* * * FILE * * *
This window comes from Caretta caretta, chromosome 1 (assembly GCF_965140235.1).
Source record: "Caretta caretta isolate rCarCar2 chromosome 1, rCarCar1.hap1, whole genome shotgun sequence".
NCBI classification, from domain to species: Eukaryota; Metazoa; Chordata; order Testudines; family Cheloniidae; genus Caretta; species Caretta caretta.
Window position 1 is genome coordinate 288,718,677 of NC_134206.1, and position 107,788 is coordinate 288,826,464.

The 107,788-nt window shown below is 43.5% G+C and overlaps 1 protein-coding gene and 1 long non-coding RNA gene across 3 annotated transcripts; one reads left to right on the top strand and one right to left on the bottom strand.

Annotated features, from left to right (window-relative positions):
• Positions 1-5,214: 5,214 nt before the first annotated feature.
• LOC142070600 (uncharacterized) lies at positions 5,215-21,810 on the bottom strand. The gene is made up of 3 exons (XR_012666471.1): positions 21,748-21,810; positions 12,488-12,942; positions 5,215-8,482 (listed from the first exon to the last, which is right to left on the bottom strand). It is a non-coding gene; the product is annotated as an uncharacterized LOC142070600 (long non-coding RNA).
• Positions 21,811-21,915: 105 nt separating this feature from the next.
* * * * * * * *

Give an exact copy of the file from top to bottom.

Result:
This window comes from Caretta caretta, chromosome 1 (assembly GCF_965140235.1).
Source record: "Caretta caretta isolate rCarCar2 chromosome 1, rCarCar1.hap1, whole genome shotgun sequence".
NCBI classification, from domain to species: Eukaryota; Metazoa; Chordata; order Testudines; family Cheloniidae; genus Caretta; species Caretta caretta.
Window position 1 is genome coordinate 288,718,677 of NC_134206.1, and position 107,788 is coordinate 288,826,464.

The 107,788-nt window shown below is 43.5% G+C and overlaps 1 protein-coding gene and 1 long non-coding RNA gene across 3 annotated transcripts; one reads left to right on the top strand and one right to left on the bottom strand.

Annotated features, from left to right (window-relative positions):
• Positions 1-5,214: 5,214 nt before the first annotated feature.
• LOC142070600 (uncharacterized) lies at positions 5,215-21,810 on the bottom strand. The gene is made up of 3 exons (XR_012666471.1): positions 21,748-21,810; positions 12,488-12,942; positions 5,215-8,482 (listed from the first exon to the last, which is right to left on the bottom strand). It is a non-coding gene; the product is annotated as an uncharacterized LOC142070600 (long non-coding RNA).
• Positions 21,811-21,915: 105 nt separating this feature from the next.